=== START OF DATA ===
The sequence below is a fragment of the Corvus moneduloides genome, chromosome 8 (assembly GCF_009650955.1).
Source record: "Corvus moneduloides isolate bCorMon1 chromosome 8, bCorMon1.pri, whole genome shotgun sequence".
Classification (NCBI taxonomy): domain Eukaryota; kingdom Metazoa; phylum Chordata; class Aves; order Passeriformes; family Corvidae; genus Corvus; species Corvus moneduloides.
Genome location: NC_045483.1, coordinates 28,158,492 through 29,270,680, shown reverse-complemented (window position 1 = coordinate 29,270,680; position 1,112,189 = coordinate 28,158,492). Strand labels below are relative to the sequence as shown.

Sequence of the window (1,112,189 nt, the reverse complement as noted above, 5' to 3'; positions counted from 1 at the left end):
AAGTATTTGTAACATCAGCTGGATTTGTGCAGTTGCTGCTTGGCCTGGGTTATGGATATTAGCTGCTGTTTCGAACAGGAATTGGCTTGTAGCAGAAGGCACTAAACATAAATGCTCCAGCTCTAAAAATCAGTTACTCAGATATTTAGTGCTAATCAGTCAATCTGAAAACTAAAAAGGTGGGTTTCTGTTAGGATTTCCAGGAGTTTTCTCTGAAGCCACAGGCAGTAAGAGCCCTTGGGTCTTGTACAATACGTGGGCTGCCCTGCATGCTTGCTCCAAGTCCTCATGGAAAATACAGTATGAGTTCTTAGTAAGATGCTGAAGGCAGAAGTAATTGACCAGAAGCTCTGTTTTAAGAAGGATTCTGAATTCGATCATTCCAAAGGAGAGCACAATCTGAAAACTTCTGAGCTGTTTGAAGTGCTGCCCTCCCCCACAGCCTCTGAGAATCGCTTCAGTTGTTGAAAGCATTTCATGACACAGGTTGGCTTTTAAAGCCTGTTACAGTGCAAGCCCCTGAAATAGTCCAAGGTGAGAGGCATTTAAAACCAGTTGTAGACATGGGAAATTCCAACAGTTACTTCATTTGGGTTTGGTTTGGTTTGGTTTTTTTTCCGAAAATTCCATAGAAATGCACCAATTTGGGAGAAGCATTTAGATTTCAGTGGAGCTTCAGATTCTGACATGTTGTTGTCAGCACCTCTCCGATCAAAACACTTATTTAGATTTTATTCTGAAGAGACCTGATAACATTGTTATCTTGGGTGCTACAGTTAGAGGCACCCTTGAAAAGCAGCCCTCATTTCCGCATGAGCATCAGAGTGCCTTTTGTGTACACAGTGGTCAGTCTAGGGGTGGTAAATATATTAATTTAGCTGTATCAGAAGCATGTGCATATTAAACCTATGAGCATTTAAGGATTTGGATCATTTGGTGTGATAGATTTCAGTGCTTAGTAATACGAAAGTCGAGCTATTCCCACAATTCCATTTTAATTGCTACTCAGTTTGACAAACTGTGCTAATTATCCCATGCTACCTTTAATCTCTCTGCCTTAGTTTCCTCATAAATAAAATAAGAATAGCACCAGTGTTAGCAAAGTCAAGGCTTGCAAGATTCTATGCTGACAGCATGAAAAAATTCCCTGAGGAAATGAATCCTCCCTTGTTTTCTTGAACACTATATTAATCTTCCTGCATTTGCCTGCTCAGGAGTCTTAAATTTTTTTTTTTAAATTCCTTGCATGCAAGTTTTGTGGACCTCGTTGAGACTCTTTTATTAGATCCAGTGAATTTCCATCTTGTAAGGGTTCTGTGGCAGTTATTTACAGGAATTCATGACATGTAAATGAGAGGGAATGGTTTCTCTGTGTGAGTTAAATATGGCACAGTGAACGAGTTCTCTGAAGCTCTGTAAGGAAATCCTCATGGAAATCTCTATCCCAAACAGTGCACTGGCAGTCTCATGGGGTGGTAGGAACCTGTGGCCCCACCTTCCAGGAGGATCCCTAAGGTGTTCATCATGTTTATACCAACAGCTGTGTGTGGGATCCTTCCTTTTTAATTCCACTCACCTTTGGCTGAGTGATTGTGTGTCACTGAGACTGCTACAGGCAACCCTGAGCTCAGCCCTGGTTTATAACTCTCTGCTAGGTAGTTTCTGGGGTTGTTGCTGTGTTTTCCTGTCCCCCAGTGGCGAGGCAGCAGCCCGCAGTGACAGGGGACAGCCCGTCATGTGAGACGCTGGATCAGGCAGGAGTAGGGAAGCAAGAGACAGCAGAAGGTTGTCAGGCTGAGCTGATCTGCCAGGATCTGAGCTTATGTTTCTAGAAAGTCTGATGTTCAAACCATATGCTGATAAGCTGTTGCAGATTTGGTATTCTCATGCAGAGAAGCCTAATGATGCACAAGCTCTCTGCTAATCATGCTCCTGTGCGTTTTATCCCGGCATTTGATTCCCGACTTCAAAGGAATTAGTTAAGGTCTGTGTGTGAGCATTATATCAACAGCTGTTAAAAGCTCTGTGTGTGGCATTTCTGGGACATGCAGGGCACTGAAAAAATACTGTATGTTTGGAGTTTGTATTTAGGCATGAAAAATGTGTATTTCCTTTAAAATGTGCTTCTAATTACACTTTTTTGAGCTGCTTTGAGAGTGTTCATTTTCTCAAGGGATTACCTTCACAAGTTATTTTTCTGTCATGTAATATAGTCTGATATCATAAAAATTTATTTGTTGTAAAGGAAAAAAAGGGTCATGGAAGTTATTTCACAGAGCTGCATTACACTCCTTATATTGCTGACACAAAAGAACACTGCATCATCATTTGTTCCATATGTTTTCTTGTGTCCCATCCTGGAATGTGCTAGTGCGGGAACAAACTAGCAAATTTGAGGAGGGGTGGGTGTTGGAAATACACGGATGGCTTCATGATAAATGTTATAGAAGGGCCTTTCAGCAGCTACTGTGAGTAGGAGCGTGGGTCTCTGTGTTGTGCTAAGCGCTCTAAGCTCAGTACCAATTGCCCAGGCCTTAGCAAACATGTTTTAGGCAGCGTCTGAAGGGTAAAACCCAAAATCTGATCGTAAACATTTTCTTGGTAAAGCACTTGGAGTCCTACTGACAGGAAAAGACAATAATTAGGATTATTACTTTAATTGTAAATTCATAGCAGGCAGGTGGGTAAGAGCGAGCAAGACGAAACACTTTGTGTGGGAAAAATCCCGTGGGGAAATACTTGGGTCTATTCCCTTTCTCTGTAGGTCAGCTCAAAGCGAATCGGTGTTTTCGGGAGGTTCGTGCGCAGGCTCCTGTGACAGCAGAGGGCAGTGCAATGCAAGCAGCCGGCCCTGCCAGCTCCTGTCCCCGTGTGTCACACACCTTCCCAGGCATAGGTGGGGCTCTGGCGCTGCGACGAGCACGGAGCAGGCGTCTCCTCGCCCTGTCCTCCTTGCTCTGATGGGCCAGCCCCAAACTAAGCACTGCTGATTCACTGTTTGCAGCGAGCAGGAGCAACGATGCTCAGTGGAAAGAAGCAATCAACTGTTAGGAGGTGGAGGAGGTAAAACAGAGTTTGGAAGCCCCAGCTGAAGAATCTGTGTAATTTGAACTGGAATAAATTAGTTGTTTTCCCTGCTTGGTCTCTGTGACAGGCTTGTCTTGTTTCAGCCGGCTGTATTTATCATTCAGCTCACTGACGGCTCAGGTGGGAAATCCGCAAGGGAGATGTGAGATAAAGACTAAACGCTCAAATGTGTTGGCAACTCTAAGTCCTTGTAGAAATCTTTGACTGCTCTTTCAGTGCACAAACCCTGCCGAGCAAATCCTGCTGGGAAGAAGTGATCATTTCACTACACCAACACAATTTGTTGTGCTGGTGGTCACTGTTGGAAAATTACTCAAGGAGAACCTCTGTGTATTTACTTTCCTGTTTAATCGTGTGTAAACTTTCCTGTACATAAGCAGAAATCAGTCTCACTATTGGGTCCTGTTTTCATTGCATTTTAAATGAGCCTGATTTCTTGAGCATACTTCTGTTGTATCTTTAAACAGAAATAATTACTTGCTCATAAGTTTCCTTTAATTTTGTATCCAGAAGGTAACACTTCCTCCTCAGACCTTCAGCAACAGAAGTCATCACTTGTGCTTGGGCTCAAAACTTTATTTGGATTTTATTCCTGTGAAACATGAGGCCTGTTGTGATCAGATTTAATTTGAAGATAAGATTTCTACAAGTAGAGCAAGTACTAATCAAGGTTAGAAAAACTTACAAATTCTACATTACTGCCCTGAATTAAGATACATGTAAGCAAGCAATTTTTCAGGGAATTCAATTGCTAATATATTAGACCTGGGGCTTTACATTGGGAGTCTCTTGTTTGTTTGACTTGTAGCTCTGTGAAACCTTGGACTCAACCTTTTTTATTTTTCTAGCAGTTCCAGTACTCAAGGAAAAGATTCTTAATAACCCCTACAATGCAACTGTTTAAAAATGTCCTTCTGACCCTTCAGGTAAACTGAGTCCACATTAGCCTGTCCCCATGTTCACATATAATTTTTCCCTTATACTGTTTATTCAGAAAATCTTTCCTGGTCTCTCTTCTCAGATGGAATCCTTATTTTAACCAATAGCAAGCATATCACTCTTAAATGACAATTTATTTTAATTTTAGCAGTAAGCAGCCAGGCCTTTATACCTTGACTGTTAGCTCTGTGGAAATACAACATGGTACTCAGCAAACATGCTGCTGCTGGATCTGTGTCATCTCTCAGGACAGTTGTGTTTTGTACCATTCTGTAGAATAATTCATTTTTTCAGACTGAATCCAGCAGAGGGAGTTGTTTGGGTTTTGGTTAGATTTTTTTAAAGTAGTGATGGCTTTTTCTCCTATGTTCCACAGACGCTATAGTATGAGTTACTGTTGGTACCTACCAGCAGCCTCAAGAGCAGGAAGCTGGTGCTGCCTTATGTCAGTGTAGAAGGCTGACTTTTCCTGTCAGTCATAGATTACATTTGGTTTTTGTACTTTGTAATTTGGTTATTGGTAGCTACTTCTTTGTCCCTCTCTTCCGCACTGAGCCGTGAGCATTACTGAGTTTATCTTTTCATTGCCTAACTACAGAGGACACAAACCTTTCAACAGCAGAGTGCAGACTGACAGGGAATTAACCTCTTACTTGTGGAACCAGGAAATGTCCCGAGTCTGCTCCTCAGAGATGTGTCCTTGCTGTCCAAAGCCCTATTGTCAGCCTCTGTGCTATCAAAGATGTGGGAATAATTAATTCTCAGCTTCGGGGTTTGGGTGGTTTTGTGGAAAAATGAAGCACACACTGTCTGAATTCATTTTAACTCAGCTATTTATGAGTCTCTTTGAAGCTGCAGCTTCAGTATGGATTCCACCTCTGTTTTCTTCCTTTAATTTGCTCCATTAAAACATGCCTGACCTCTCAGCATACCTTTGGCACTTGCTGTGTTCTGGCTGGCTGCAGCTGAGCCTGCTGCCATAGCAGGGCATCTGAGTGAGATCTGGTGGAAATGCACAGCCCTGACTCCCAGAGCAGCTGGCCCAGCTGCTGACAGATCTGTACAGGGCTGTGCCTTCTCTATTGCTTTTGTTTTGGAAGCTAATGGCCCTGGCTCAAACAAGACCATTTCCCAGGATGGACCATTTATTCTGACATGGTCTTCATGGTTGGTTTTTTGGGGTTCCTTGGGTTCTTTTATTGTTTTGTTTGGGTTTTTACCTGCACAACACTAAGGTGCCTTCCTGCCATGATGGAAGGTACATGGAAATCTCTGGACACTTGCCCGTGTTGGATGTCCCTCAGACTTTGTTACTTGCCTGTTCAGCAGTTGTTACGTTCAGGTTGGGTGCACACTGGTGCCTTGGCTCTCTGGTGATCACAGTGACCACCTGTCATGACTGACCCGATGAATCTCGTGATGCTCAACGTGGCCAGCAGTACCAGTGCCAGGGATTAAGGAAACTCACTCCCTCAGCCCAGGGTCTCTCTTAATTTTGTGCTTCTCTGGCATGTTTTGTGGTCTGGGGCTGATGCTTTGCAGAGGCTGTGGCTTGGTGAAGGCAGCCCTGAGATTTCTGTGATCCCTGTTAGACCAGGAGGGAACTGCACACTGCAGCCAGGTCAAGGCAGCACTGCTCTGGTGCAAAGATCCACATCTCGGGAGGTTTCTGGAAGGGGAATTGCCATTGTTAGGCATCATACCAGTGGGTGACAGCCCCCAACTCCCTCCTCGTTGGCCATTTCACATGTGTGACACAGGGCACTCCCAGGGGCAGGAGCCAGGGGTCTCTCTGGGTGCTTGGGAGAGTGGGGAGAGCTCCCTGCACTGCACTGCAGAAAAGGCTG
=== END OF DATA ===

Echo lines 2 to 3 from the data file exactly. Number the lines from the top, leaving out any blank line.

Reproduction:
Source record: "Corvus moneduloides isolate bCorMon1 chromosome 8, bCorMon1.pri, whole genome shotgun sequence".
Classification (NCBI taxonomy): domain Eukaryota; kingdom Metazoa; phylum Chordata; class Aves; order Passeriformes; family Corvidae; genus Corvus; species Corvus moneduloides.